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Who certifies your coffee as organically grown

Organic coffee’s popularity has grown thanks to the many changes that have occurred in International Trade of Coffee. The prices thankfully have not risen mainly because demand is lower than the supply. Actually coffee is no longer perceived as a luxury, it is a product for mass consumption. Farming of coffee has seen a lot of revamping of methods. Smaller farmers have either sold out or increased their yield with more beans so as to make good the drop in prices. The Free Trade Coffee, the organization that certifies that our coffee is organically grown is closely associated with the organic coffee movement and also looks after issues of profitability and free trade of coffee.

When you are growing any kind of crop, the environment plays a major role, and this is particularly true of coffee. It requires to be aligned very closely to the soil and the climate in which it is grown. In order to get the best beans, the crop would have to come from fields at high altitudes in the tropics. That is why coffee from equatorial regions is the most delicious. It is a small wonder that Kona Coffee from Hawaii enjoys world wide popularity. The nutrient rich soil from the Mauna Loa volcano coupled with the climate gives the coffee plants the much needed heat, moisture and nutrients. The coffee is handpicked, and processed with care.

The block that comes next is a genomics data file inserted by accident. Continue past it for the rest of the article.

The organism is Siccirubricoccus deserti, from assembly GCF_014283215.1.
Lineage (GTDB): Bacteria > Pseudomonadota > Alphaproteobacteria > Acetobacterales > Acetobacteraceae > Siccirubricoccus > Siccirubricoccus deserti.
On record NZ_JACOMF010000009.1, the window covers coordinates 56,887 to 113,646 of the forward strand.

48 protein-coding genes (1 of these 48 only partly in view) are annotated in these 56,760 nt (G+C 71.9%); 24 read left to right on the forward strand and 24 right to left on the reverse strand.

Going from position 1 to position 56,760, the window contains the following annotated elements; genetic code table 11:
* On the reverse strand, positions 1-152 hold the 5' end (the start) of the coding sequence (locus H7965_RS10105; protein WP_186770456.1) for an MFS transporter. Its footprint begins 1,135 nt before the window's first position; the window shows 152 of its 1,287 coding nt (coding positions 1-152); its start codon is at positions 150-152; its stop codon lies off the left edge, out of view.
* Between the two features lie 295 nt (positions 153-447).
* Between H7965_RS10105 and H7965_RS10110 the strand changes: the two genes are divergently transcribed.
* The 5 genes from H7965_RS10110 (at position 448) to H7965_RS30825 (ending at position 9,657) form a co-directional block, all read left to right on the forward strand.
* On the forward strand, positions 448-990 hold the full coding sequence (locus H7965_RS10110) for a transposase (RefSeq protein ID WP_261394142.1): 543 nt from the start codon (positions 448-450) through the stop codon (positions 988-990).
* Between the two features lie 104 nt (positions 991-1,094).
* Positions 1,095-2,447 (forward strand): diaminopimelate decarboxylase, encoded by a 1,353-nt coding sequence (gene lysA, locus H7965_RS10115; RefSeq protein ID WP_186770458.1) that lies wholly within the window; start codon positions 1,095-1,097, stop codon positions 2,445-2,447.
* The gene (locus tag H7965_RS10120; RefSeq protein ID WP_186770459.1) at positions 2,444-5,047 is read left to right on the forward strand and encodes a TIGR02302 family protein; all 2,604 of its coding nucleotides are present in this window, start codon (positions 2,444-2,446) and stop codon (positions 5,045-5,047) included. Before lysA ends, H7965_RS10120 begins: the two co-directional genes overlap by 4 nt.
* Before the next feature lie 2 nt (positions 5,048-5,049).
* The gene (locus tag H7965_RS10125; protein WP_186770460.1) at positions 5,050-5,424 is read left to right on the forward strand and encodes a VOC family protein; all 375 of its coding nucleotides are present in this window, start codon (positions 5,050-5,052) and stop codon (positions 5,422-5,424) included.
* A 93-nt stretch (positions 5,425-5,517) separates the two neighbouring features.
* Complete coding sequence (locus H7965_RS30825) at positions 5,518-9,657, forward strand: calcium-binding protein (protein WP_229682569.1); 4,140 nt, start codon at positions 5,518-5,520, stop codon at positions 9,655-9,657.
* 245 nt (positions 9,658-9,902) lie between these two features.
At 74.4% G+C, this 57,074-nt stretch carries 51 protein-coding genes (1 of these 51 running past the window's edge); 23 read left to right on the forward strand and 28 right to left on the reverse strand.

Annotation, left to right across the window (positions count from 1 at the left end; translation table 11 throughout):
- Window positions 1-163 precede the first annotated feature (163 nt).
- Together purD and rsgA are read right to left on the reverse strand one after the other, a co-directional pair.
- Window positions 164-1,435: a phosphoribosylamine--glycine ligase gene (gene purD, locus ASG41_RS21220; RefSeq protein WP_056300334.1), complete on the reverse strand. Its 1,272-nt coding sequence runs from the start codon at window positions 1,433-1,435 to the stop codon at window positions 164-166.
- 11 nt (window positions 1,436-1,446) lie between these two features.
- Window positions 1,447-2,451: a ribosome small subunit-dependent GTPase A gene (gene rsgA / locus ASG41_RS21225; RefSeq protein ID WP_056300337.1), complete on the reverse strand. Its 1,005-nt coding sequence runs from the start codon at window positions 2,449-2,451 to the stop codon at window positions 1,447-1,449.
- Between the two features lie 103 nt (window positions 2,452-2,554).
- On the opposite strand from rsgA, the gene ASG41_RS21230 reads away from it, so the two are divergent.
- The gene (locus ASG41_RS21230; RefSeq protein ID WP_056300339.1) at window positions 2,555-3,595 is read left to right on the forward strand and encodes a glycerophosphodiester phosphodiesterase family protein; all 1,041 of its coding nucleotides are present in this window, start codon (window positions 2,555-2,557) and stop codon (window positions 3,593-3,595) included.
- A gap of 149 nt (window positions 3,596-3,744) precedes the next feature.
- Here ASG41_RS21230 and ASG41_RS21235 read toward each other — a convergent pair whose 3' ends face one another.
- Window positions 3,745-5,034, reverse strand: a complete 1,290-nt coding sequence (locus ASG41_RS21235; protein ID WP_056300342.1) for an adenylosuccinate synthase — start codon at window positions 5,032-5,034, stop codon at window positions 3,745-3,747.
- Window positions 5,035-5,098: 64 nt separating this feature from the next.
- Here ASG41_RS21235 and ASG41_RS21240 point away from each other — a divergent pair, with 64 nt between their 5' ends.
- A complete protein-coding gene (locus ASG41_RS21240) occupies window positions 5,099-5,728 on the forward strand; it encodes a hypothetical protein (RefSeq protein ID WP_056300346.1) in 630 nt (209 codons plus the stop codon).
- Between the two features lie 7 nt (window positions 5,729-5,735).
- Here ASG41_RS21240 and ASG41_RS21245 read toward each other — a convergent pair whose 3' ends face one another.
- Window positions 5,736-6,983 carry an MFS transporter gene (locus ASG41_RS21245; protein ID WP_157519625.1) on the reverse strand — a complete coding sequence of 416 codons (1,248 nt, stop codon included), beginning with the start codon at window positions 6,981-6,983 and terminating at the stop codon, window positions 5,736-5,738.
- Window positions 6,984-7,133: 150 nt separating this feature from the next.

The soil plays an important role in the aroma and taste of the beverage. Coffee grows best in the soil that is nutrient rich. This cannot happen if farmers use fertilizers, and spray pesticides. Moreover coffee grows best on mountain slopes, and pesticides would be washed down during the rains polluting ground water. Another ecological point is that coffee plants require shade so farmers have to plant shady trees along with the coffee plants to give them cover. Though this is not a common practice and farmers greedy for profits have cleared large tracts of land for cultivation of coffee, leading to deforestation especially in South America and Africa. But coffee from these fields do not taste as rich as organic coffee like Yemini Mocha Coffee that is grown under cover of shady trees. The aroma is far more superior.

Since organic coffee is grown under cover of shady trees, it provides a home for migratory birds and also helps lower the use of pesticides. The forest habitat conditions are present in such fields. Kona Mocha and Java are gourmet coffees and fetch a handsome price in the market. These coffees are grown in organic coffee fields. Free Trade Coffee with the help of coffee bodies all over the world like USDA, Export Certificates for Japan (JAS Equivalent), European Organic Regulations (EU 2092/91) , Quebec Organic Reference Standard (CAAQ) and Indian National Program for Organic Production (NPOP) are involved in the certification process.
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